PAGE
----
A home in the River Road area, south of Salinas, is damaged Jan. 27 as a result of a mudslide and flooding from heavy rainfall. (Photo via Monterey County Regional Fire Protection District)

SALINAS VALLEY — This week’s forecast of heavy rain and gusty winds has caused state and county officials to issue warnings, including for flash floods, throughout the Salinas Valley region that continue through Thursday.

Heavy rainfall has led to debris flows and flash flooding in Monterey County’s 2020 wildfire burn scars from the River, Carmel and Dolan fires, as well as caused rapid ponding of water in urban and low-drainage areas. 

National Weather Service issued flash flood warnings for the burn areas Wednesday morning, calling it a “life-threatening situation.”

Mudslides and washouts are a possibility in areas with steep terrain, including throughout the Santa Lucia Mountains west of the Salinas Valley. One such mudslide was reported in the River Road area south of Salinas on Wednesday.

Monterey County Regional Fire Protection District has identified 20 to 25 homes and outbuildings so far that have some minor to severe damage caused by mud and debris flows. One resident was injured while escaping her home, the district said.

Monterey County Office of Emergency Services is encouraging residents who live one to two miles from any of the burn areas to be on heightened alert for debris flows. 

“The rain we are experiencing in Monterey County today (Jan. 22) is increasing the risk of debris flow in and around our wildfire burn scars,” said Maia Carroll, the county’s communications coordinator. “Debris flows are rivers of rock, earth and other debris soaked with water and are a fast-moving type of landslide that can reach rates faster than 20 mph, occur with little or no warning, and travel for miles.”

Evacuation orders were issued Tuesday afternoon for those areas due to the potential for storm damage and debris flows blocking exit routes.

Evacuees can get assistance and register for alternative shelter at the following locations:

  • Toro Park School, 22500 Portola Drive, Salinas;
  • Chualar Union Elementary School, 24285 Lincoln Street, Chualar; and
  • Carmel Valley Library, 65 West Carmel Valley Road, Carmel Valley.
A fallen tree lays across the ground at Central Park in Gonzales on Wednesday, resulting from a winter storm that brought strong winds and heavy rain to the area. (Jeanie Johnson/Staff)

In addition, there was a soft closure of Highway 1 in Big Sur on Tuesday. The highway is expected to remain closed until Thursday.

Power outages and other road closures, including in the Old Stage Road and River Road areas, were also reported Wednesday morning.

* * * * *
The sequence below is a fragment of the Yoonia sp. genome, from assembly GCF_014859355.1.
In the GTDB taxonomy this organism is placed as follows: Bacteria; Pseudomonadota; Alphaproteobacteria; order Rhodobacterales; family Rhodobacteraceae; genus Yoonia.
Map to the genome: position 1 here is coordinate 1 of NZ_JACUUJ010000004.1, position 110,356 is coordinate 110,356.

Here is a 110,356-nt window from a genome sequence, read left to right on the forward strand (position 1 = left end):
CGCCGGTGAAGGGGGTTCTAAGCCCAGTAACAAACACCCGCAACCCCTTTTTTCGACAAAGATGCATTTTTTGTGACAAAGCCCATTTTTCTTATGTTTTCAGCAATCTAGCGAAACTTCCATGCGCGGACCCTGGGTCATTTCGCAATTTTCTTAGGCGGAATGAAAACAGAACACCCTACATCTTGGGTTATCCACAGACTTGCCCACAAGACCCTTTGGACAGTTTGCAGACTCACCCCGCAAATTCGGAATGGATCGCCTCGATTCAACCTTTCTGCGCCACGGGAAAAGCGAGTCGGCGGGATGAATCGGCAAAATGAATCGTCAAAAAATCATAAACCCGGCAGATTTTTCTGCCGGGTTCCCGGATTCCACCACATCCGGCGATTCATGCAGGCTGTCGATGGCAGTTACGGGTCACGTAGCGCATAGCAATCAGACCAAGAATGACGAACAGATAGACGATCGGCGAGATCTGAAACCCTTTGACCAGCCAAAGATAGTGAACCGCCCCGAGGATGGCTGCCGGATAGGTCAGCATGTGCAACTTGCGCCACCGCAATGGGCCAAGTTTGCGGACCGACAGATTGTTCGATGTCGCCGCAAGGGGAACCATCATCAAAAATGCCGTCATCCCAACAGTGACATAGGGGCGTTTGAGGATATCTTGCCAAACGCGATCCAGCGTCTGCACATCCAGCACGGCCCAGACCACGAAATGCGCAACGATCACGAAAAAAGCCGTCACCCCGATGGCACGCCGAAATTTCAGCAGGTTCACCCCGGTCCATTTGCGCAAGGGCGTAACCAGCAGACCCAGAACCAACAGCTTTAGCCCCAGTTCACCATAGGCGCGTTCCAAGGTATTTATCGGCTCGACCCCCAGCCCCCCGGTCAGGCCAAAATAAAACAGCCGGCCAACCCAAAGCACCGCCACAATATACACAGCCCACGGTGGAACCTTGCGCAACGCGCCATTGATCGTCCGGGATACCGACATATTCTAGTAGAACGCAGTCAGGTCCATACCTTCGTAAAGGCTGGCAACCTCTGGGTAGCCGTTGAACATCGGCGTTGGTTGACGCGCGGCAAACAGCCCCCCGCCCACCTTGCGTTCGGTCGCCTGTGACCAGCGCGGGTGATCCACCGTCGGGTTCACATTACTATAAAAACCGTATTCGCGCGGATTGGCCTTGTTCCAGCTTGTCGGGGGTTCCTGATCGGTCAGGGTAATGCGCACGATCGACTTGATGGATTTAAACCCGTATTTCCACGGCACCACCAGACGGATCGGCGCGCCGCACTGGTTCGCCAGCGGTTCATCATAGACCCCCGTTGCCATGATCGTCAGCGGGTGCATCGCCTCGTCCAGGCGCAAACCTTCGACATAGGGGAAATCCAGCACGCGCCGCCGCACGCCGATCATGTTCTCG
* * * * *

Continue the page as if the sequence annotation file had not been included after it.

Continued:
Wednesday afternoon, Fort Hunter Liggett announced that all low-water crossings off Mission Road at the army base, located in Jolon, are closed for safety reasons until further notice. Those who need to travel to the Indians can use Mission Creek Road via Red Grade Road.

Nacimiento-Fergusson and Del Venturi roads are also closed until further notice.

“During storm events, always remember to be aware of rapidly rising water levels and swift moving water,” FHL stated in a news release. “‘Turn Around and Don’t Drown.’ The Salinas River is extremely hazardous during these rain events and ALL residents are advised to stay clear of the river bed.”

Countywide, residents are advised to avoid rising or muddy water; movement of fences, poles, walls, boulders or trees; new cracks in plaster, tile, brick, streets or foundations; windows or doors jamming; unusual sounds, such as trees cracking, boulders knocking together or rumbling rising in volume; as well as any signs of collapsed pavement, mud or fallen rocks.

“I know this year has been light on rainfall, and the last predicted storm didn’t pack the punch it seemed to promise,” said Monterey County Supervisor Chris Lopez, who oversees District 3 in South Monterey County, in an online announcement Jan. 24. “That doesn’t mean we can let our guard down. The grass has yet to come back, and the burn scars from this summer’s fire are still fresh.”

Residents who live near slopes are advised to not sleep in lower-floor bedrooms on the sides of their house facing the slope, especially on rainy days.

“Be prepared, have a plan, check your gutters and down spouts for blockages and debris,” Lopez said. “Stay situationally aware based on your location. Food and batteries are a must with water in the emergency supply. Most importantly. Stay safe.”

Snow covers the Santa Lucia Mountains near King City on Tuesday, before a second storm brought heavy rain and strong winds overnight and into Wednesday. (Tarmo Hannula/Staff)

The rainfall seen Sunday through Monday was supposed to be part of the weaker of two storm systems coming through the area, according to the National Weather Service. 

The more severe storm began yesterday and is expected to continue through late Thursday. Rain totals from the second storm are expected to total 2.5 to 4.5 inches in lower elevations and 4 to 7 inches in the hills and mountains. However, the Santa Lucia Mountains on the western side of the Salinas Valley could receive up to 11 inches of rainfall.

County residents can sign up for emergency alerts at alertmontereycounty.org. The county recommends anyone who feels his or her life is in danger to not wait for an alert, and to evacuate immediately.

Ryan Cronk contributed to this article.

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Sean Roney is a freelance reporter for King City Rustler and Salinas Valley Tribune, a unified publication of Greenfield News, Soledad Bee and Gonzales Tribune. He covers general news for the Salinas Valley communities in South Monterey County.


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